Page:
A GARDA watchdog has found "systemic failures" in the way gardai record and report crime.
The Garda Inspectorate Report on Crime Investigation said the force is falling short in several areas.
The 500-page report outlines a range of issues that have created the "perfect storm", from cutbacks in the recession to an administrative overload on garda superintendents.
The report highlights serious systemic weaknesses in the force and identifies the absence of up-to-date dispatch technology.
The review also showed that a number of serious crimes such as rape, burglary and robbery were recorded at least one week after they had been reported to gardai.
It found that 999 calls made by the public and crimes reported to the gardai were not always recorded, while recorded crimes could be placed in the wrong category.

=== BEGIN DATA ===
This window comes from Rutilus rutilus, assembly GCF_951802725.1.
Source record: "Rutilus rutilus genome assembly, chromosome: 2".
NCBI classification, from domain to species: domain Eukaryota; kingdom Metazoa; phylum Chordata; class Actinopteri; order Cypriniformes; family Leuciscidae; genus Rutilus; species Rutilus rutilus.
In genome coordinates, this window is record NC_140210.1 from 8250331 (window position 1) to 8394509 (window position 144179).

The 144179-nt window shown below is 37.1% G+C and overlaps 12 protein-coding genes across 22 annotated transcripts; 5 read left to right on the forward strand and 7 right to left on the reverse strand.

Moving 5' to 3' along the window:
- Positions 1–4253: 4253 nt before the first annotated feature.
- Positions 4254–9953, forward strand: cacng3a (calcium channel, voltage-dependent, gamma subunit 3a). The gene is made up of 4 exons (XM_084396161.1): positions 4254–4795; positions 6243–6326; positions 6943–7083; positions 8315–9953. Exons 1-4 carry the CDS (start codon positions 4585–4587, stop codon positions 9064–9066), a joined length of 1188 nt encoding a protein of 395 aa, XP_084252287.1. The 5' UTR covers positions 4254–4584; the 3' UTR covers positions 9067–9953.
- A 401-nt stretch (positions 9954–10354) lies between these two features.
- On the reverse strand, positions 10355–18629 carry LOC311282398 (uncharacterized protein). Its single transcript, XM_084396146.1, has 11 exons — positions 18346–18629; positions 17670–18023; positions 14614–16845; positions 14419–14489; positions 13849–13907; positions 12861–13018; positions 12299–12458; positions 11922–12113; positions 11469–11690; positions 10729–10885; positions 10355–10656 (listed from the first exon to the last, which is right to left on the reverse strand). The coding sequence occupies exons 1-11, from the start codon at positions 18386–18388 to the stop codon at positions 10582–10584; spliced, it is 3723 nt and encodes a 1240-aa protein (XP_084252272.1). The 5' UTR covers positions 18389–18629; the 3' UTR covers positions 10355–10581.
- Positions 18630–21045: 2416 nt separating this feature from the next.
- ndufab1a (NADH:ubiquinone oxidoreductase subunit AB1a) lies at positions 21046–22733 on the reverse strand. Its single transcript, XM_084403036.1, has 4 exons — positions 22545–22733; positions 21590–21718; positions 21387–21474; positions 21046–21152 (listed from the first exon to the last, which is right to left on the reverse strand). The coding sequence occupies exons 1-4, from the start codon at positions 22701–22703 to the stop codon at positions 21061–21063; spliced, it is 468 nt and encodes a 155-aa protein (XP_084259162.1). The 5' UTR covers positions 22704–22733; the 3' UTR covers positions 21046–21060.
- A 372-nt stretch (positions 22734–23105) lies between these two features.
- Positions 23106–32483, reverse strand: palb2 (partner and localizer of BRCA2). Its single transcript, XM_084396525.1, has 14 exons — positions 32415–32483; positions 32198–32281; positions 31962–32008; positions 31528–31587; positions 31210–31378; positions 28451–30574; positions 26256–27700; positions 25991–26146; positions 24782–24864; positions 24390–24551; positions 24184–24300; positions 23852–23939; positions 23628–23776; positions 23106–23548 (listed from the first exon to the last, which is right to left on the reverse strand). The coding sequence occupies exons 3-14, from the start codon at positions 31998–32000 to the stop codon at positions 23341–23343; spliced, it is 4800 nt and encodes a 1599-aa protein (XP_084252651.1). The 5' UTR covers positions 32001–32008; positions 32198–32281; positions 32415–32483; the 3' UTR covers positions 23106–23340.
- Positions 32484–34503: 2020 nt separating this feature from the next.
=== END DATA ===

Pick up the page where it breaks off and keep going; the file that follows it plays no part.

And it finds particular flaws in the way gardai handle domestic violence and its victims, but acknowledges that improvements have been made.
In summary, it portrays a force that is badly in need of modernisation and resources.
A total of 200 recommendations have been put forward, which the Garda Inspectorate said should be introduced on a short, medium and long-term basis.
Chief Inspector Bob Olson said the report should be viewed as an opportunity.
"Throughout the country, we found committed and dedicated people and many elements of good practice," he said. "But we also found that those elements of good practice are not being shared or employed."
The report found that the force's PULSE computer system was not fit for purpose.
It said 8.5pc of all crimes recorded on PULSE were reclassified over a 17-month period.
It looked at eight crime categories and examined 2,372 crimes that had been reclassified - 83pc had been moved to a less-serious category and, in the Inspectorate's view, 71pc of the sample had been incorrectly reclassified.
GERRY O'CARROLL: P27